Industry rages against Labour’s “laughable” rent control plan
Calls by Labour’s London Mayor Sadiq Khan to secure powers to implement private sector rent controls are facing increasing opposition.
Business organisation London First says such a policy, if ever implemented, would hold back investment in house building.
John Dickie, London First’s director of strategy and policy, says: “The Mayor is right to focus on improvements to the private rented sector as more and more Londoners live in rented homes.
“But the answer to London’s housing crisis lies in redoubling efforts to build more homes, not making it harder, through rent controls, to secure new investment into house building.
“As the Mayor’s proposals acknowledge, Build To Rent must not be held back from delivering high-quality, professionally managed, new homes for Londoners.”
And the Residential Landlords Association’s policy director Dabid Smith says Khan’s calls for powers to implement rent controls are meaningless if Londoners can’t find a home to live in.
“Rent controls will lead to a drop in investment and increasing supply should be the Mayor’s priority. Localised rent controls would also have a huge impact in the surrounding areas. With demand continuing to outstrip supply, residents would have to move out of the city and rents would be pushed up further as demand increases in the commuter belt” insists Smith.
“Research from the Centre for Cities has found that rent controls divide renters into the privileged and outsiders, with those already renting when the controls are introduced doing well but those hoping to move into the city or for more space losing out, damaging social mobility” he adds.
“London rent rises are already well below inflation increasing at just 0.9 per cent in the year to June compared to the consumer price index rise of 2.0 per cent.”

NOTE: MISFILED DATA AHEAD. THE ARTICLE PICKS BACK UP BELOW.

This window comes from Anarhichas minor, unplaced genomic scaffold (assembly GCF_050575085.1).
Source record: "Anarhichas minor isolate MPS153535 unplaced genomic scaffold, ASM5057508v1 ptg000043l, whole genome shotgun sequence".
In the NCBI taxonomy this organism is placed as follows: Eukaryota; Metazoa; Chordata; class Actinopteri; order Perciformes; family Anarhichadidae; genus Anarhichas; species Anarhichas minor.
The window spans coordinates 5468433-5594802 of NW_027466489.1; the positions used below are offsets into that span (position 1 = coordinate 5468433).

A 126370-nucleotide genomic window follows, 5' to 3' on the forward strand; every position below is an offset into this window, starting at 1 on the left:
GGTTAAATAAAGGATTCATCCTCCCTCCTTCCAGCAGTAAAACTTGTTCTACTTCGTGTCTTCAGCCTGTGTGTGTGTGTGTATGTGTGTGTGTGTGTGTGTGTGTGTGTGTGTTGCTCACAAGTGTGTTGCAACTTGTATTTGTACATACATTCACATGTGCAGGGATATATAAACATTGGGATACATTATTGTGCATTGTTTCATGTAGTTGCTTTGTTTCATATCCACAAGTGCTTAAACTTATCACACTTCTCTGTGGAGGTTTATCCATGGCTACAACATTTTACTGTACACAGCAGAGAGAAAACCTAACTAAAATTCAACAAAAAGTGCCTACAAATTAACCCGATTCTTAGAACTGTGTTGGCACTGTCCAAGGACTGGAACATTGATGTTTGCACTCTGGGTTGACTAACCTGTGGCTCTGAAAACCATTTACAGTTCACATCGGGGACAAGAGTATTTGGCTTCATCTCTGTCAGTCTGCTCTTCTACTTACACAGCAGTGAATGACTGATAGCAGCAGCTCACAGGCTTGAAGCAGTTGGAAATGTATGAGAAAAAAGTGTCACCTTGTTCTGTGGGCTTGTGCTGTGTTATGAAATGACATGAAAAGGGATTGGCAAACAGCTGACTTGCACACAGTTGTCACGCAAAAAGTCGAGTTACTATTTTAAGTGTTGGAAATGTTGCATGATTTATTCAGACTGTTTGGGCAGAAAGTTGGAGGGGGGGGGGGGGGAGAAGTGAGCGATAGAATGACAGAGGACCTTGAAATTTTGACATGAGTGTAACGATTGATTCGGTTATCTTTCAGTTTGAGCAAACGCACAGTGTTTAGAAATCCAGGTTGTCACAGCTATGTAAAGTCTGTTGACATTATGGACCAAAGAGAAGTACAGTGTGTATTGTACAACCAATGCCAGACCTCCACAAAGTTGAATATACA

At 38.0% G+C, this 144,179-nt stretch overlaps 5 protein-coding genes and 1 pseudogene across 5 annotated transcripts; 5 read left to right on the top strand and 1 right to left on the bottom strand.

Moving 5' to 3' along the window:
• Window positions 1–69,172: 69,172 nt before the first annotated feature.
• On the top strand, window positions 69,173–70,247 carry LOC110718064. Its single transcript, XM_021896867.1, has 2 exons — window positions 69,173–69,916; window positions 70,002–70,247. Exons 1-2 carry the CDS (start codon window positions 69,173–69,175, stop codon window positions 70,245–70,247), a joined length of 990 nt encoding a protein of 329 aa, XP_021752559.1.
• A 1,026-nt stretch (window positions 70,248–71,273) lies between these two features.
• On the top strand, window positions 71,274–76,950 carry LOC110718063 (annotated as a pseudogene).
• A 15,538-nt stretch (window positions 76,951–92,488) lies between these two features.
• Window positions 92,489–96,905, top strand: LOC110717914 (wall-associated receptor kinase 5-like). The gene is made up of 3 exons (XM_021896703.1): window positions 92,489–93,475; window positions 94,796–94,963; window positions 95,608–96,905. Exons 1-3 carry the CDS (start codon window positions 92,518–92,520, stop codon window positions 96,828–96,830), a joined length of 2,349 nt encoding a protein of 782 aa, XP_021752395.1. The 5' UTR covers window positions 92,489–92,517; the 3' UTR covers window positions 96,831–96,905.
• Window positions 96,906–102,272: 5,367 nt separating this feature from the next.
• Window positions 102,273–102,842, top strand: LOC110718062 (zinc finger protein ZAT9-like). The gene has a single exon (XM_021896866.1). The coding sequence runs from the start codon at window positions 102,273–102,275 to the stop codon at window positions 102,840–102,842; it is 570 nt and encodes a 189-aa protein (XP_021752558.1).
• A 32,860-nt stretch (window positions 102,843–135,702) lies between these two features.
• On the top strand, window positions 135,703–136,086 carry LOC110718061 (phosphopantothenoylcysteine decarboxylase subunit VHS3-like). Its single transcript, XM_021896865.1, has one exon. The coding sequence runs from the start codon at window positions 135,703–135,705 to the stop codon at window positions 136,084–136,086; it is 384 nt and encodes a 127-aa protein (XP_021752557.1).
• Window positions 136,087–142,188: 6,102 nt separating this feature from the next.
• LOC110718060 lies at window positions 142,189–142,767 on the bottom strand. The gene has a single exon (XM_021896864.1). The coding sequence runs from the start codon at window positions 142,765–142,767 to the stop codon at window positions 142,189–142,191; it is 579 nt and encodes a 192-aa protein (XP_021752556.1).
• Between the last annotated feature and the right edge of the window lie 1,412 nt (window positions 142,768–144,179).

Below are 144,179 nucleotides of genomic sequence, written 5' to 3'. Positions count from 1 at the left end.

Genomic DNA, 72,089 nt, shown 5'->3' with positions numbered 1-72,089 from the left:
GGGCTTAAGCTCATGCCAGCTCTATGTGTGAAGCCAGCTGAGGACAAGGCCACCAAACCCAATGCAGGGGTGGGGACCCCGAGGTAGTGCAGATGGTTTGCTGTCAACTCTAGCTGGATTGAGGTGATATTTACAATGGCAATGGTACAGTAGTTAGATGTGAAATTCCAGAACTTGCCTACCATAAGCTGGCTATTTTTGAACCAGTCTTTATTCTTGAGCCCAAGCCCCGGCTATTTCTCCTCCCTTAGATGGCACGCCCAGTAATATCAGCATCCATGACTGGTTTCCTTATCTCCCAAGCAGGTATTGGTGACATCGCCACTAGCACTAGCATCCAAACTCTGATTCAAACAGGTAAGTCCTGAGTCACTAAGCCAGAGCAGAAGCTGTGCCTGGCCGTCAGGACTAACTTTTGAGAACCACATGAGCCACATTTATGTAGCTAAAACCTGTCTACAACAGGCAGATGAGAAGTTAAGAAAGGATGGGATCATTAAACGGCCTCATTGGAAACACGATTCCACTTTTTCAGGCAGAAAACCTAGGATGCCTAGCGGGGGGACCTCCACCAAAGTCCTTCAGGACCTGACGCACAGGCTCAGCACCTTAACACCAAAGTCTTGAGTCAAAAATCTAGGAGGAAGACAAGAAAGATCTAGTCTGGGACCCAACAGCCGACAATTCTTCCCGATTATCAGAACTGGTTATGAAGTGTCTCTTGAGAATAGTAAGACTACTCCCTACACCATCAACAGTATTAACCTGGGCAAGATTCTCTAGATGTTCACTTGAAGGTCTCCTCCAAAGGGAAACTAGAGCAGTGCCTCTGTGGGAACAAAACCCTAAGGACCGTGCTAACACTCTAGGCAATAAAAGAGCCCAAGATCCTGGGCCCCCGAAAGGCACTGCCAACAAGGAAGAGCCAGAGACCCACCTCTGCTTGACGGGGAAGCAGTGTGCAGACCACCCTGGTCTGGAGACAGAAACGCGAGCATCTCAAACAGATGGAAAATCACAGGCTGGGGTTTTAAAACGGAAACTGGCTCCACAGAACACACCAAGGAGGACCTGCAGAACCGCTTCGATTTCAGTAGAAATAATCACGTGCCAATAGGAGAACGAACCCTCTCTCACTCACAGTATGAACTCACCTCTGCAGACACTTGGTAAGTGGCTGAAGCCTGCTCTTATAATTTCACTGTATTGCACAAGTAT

Lettings guru Marc von Grundherr, director of London agency Benham and Reeves, says the proposal by the capital’s Mayor is little short of idiotic and “demonstrates a real lack of understanding when it comes to the rental sector and wider property market.”
He says: “To further deter landlords from the rental space by restricting the income available, having already hit them where it hurts via a ban on tenant fees, stamp duty hikes, and tax changes, will only see a reduction in stock and further inflame the issues that we are currently seeing. Landlords are the lifeblood of the rental market, they need to be encouraged to remain in the sector, not to exit it.”
And Tom Gatzen, co-founder of PropTech platform ideal flatmate, comments: “A quite frankly laughable proposal from Sadiq Khan and one that reeks of desperation. During his time in power, his severe failure to deliver on the number of new homes promised has contributed massively towards an over-reliance on the London rental sector. This demand has pushed rental prices up further and the capital’s tenants are the ones that have paid the price.”